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This great old Military Training School is where Napoleon Bonaparte trained as a very young soldier at 15 years of age. We only seen a small section of the training grounds and a couple of the old barracks buildings on our tour. We did not...More
The front doors were open so we went it. Then we found it was open due to there being a service on , in the beautiful chapel , right at the front. We also could see into the impressive courtyard of the school.
Response from robcar603 | Reviewed this property |
A complicated answer: The École de guerre (fr: War School) is a French institution for military higher education is not open to the public. The Equestrian area has periodic public events and that area is at those times... More
A complicated answer: The École de guerre (fr: War School) is a French institution for military higher education is not open to the public. The Equestrian area has periodic public events and that area is at those times accessible through a separate entrance. The equestrian events usually require ticket purchases, the Library and Chapels do not but you need to go through a lengthy request process. Bear in mind, this is the "West Point" of France.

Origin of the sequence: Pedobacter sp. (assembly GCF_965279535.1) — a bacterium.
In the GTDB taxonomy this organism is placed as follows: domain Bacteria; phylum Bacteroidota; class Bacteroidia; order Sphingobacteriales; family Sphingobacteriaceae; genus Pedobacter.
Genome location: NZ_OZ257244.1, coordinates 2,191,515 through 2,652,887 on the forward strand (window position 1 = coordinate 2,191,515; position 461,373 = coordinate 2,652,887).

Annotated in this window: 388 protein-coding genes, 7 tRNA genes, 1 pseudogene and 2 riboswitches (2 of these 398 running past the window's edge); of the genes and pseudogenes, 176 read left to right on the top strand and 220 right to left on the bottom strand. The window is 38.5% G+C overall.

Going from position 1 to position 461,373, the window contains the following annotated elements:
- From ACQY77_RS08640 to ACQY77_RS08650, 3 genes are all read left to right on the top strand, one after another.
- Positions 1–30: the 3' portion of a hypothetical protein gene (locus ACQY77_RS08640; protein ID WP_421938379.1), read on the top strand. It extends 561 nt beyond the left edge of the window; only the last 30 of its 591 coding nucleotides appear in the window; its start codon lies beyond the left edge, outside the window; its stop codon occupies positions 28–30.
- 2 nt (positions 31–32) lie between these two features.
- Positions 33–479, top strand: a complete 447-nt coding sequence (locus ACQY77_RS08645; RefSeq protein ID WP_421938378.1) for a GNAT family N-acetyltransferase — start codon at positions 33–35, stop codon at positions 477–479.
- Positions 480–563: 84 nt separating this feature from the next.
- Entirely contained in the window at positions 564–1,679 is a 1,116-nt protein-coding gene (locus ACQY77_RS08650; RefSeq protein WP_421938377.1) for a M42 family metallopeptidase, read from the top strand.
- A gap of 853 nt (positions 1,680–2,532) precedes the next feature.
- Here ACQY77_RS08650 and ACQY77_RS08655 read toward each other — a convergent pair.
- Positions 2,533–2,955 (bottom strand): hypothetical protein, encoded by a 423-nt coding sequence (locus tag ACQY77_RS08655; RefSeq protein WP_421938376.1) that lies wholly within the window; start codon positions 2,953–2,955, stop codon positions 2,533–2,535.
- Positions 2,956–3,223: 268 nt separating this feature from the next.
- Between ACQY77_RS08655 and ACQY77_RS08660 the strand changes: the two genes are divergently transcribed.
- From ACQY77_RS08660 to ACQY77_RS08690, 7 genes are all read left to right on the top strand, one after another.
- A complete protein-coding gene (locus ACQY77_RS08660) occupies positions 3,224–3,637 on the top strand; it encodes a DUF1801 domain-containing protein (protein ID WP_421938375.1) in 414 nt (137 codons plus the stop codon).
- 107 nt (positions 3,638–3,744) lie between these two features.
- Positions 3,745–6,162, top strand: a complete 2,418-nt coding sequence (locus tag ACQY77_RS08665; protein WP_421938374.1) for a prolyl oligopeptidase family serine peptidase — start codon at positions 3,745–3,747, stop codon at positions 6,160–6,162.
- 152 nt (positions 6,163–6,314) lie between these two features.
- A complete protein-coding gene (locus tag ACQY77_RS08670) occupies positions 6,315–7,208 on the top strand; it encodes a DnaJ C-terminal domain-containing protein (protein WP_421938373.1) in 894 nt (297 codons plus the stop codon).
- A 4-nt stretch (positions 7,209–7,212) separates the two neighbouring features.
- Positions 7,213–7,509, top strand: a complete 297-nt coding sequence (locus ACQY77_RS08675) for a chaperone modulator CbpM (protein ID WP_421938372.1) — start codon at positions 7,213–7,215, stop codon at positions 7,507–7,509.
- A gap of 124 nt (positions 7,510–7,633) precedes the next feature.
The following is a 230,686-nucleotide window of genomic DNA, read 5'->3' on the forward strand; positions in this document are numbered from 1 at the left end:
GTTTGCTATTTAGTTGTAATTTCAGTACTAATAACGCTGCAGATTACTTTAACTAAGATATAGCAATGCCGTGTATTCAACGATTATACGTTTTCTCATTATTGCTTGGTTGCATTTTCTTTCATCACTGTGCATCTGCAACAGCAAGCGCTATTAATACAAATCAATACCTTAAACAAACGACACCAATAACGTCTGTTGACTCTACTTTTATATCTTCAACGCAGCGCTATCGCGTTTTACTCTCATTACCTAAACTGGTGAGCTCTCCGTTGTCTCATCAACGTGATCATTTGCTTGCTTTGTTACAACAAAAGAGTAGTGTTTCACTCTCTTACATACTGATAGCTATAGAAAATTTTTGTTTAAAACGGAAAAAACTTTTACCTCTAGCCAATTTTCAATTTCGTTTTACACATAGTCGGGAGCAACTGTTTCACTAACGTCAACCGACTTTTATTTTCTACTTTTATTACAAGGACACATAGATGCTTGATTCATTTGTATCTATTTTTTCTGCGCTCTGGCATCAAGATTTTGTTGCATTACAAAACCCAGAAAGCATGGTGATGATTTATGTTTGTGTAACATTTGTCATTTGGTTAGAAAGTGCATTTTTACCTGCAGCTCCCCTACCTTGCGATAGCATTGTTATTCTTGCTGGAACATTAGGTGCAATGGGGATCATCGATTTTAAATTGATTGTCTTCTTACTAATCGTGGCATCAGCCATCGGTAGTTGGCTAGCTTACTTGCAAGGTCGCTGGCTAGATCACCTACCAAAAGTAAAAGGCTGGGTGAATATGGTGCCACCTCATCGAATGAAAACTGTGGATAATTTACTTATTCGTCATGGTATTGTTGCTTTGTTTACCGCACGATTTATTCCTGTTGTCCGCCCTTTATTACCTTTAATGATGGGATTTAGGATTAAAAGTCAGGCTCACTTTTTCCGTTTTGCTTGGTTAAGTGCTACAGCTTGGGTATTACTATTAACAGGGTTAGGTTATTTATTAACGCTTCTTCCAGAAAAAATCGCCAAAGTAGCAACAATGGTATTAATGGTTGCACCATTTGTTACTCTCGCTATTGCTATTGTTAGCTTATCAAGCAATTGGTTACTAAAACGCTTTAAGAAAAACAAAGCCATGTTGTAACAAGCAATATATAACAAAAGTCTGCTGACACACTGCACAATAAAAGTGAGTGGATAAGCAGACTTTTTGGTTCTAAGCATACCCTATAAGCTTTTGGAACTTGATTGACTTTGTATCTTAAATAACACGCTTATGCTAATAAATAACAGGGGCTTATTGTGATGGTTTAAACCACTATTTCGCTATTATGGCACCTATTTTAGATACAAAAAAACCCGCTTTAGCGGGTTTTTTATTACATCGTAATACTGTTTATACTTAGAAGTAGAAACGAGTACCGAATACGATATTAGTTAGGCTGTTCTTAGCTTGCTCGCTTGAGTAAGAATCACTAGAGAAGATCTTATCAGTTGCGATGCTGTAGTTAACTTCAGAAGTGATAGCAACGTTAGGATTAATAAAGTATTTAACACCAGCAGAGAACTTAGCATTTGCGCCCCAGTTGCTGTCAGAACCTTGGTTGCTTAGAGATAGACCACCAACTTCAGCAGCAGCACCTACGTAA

Two of the chapels can be visited by prior arrangement. The chapel known as the Pupils' Chapel is today the officers' mess, and the main chapel, with its light composition of Corinthian columns and nine paintings of the life of Saint-Louis, is a masterpiece of Louis XVI style. During the Empire this chapel was used as a ballroom and on one notable occasion the Emperor's birthday celebrations (organised by Bessières) were held there. The great formal staircase and salon des Maréchaux are not open to the public. On the other hand, the library of DEMSAT (the Army Education department) is open to all. Here visitors can admire period woodwork and paintings as well as a marble fireplace bearing representations of two cadets in their uniforms. Exhibitions of rare and ancient books are frequently organised. Hence in 1998, Egypt Year, there were exhibitions here on the Egyptian and Syrian campaigns and restorations were undertaken on the theme of the Description of Egypt.